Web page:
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1 month old not breastfeeding every 2 hours.

post #1 of 6
Thread Starter 

I breastfed my first son until he was 2 1/2. The feedings spaced gradually as he got older but I remember he was nursing around the clock when he was a newborn. This continued until three months when his feedings went to about every 4 hours. Now with my second son, I decided to demand feed instead of watching the clock. Some days he does want to nurse often, other days not. In fact he has long stretches of close to 5 hours of sleep some days and refuses the breast unless he's really hungry. Since he's still so young, 1 month old, I worry he's not feeding  enough. He's been gaining weight well. He was born 9/20 at 9.3 pounds, now he's 11.9 pounds. He's also grown in length as well. 

 

I kept a log out of curiosity, one day he fed 6 times the whole day. The next day it was 10. After that it was 5. I'm really confused. Sometimes when I think he's hungry and I have a letdown, he pushes my breast away and just wants to comfort nurse. But when he's hungry and vigorously sucks, it seems like he's drinking from a cup. Sometimes I think he might be taking more milk in for less feedings a day. 

 

Any thoughts?

post #2 of 6
Quote:
Originally Posted by barbararla View Post
 Sometimes I think he might be taking more milk in for less feedings a day. 

You got it, Mama!

post #3 of 6

Is he having enough wet diapers? Longer nursing sessions but less frequently? If so he is probably fine. I've had some that will nurse all day long, but my current one prefers her thumb if she isn't hungry and will push me away. She is 3mo and quite a chunk.

post #4 of 6

He's between growth spurts so won't need as much as at 3 weeks or 6 weeks. If you're offering, and he's having enough wet diapers, I'd say all was well. I wonder if it might be an overactive let-down or oversupply thing, and you might try block feeding or pumping an oz or less before feeding to slow the flow a bit.

post #5 of 6

Demand feeding is great and all in a perfect world with perfect communication and easy cues. But honestly my infants never would have nursed enough if that had been the case. I was never great at catching all cues and they just, I don't know, were not very demanding about wanting to nurse sometimes, especially my second. With her, I really had to watch the clock and if she hadn't expressed interest in the nursing at the 2-3-4 hours mark for whatever atime I thought was reasonable/"regular" then we would disengage from what we were doing and go to a quiet place and offer. She would almost always nurse happily and I realized she was just a really easily distractable baby. And it really, really helped with her napping to nurse her at more regular times.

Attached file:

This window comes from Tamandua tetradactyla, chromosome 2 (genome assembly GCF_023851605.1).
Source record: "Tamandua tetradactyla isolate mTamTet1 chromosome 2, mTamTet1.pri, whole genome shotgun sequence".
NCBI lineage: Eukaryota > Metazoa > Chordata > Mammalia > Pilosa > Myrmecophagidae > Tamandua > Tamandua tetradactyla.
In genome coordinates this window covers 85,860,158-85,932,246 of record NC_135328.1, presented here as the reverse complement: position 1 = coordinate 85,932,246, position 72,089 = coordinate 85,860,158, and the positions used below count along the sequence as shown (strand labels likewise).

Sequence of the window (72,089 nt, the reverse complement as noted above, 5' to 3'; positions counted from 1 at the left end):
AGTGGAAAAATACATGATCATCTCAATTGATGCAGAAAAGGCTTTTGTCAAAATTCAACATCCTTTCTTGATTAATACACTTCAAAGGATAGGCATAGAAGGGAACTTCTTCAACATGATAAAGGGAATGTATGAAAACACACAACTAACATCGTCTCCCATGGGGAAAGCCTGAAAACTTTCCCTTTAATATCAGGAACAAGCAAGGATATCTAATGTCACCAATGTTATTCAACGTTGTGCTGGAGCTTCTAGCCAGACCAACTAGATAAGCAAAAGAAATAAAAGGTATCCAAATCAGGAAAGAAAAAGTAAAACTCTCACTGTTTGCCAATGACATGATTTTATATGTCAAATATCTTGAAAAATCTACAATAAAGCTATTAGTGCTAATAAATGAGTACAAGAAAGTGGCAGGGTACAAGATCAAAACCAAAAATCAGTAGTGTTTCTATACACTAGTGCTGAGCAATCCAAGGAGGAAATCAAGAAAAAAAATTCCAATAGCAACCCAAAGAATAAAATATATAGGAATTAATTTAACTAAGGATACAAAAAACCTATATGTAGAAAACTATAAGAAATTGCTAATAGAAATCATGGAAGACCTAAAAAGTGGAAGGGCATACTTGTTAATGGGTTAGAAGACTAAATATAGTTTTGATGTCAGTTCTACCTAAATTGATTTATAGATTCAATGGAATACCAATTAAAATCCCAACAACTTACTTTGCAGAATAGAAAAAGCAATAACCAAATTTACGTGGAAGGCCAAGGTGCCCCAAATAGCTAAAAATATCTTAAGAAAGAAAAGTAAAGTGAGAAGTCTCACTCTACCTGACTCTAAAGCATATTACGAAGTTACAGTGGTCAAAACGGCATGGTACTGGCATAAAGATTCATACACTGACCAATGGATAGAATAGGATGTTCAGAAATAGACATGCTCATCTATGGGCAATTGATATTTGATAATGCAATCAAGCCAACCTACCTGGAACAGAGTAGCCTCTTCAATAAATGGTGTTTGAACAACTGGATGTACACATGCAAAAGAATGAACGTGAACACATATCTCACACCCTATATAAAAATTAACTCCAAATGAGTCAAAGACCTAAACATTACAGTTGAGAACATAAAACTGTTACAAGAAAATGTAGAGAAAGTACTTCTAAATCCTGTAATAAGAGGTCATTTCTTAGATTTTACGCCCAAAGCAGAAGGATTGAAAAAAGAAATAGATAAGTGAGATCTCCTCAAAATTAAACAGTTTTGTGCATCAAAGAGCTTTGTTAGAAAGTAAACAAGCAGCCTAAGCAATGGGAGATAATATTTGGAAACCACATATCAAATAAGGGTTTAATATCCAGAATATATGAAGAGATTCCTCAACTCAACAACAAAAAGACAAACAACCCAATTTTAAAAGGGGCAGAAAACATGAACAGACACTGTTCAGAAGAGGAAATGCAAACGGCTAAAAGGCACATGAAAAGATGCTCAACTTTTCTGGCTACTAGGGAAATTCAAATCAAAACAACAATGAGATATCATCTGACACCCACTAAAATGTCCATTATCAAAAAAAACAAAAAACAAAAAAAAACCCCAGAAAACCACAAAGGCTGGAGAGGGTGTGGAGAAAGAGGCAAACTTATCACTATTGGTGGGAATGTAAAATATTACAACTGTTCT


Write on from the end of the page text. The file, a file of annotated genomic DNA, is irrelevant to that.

There is a big difference between both trying to schedule a baby via nursing and refusing to nurse on deman when they want to and nursing on demand and keeping an eye on the clock.

post #6 of 6

I'm another one that needed to schedule in order to be certain Little Miss was eating enough.  (And no, she wasn't making enough wet diapers.  smile.gif)  We're still awful at communicating when she might want to nurse, and she's a year old and apparently almost done nursing.  I scheduled her, and if she made it clear she wanted to nurse before or after her scheduled feeding, I nursed her.  Big thanks to JudiAU for the quote below!

 

Quote:

There is a big difference between both trying to schedule a baby via nursing and refusing to nurse on demand when they want to and nursing on demand and keeping an eye on the clock.

 

 

Edited to add/  I devised my schedule by tracking her normal habits for a while and then nudging those habits a bit more towards the reasonable.  For example, she liked to go 7-8 hours without nursing, and then nurse like mad for 2 hours.  I'm sure I'll step on some toes, but I don't think that's 100% OK for a 2 week old.  So I let her nurse like mad when she wanted to, but in the middle of her favorite "stretches" I'd find her twice or maybe three times and stick the nunnie in her face.  She didn't always get with the nursing program, but more often than not she was hungry, did nurse, I just hadn't gotten the message.  The message usually looked like a cooing, dozing baby, so, scheduling was very, very helpful.

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